This fine site has everything you’re likely to want to know about lingua franca (Wikipedia), “a mixed language… [formerly] used for communication throughout the Middle East.” The Prefatory Note says:

I am happy to present the fourth edition of the Lingua Franca Website… A transcript of a valuable lecture delivered on April 22, 2002 by Professor Roberto Rossetti at the University of Nantes, France, has been included. Of particular interest are the Bibliography and Chronologies [1, 2] which follow his lecture, and are given a separate listing on the Index. Even individuals who do not read French readily will be able to make good use of these careful listings. Some additional texts have been added and annotated.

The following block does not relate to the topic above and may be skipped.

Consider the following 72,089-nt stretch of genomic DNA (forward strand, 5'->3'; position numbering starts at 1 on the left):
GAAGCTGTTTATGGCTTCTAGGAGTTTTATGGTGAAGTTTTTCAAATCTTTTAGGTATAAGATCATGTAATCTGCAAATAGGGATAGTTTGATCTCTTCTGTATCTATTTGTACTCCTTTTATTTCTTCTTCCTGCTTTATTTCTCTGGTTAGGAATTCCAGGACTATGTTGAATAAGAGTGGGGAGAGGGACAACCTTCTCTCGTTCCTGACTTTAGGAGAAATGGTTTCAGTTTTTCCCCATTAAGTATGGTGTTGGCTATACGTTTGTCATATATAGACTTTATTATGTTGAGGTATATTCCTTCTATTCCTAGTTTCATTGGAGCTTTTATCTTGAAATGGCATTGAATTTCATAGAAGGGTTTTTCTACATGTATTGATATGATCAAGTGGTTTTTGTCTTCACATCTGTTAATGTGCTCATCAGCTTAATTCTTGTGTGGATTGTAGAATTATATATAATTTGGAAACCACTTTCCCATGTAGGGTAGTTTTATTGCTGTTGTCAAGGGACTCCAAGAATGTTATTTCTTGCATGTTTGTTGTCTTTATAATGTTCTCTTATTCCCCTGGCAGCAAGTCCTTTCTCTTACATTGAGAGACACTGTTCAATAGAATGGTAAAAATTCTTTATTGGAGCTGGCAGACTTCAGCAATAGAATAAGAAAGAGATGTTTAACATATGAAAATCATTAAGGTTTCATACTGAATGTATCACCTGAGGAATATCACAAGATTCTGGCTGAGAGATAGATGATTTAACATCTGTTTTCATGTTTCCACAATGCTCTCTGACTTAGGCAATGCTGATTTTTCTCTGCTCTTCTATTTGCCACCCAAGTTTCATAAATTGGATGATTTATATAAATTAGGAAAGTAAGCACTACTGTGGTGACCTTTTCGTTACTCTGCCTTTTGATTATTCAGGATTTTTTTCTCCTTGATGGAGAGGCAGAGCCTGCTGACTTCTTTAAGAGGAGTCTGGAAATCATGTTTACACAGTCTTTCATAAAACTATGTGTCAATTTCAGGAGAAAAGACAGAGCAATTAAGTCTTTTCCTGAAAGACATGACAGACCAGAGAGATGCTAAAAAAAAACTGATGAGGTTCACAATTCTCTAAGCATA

A new section called “Conversazioni” contains materials received from colleagues which I have slightly annotated and edited. It seems to me that these may give encouragement to younger researchers to expand our knowledge of this area, and also demonstrate how the Internet can increase knowledge. As King Solomon said: Iron sharpeneth iron; and a man sharpeneth the countenance of his friend.

A brief sample:
“Spagnoli venir … boum boum … andar; Inglis venir … boum boum bezef … andar; Francés venir … tru tru tru … chapar.”
‘The Spaniards came, cannonaded, and left. The English came, cannonaded heavily, and left. The French came, blew their bugles, and captured [Algiers].’

(I can’t remember where I found this link; if you sent it to me, let me know and I’ll provide credit.)


  1. Hmmm… Middle East… fallen city walls….bugles (horns?)…
    Are you sure it was Algiers and not Jericho? And French in question weren’t actually Israelites?

  2. That’s funny, I just looked up Sabir/Lingua Franca after encountering it as a spoken language in Neal Stephenson’s The Confusion, much of which takes place in the Middle East circa 1690. I ended up here; your links are much better.

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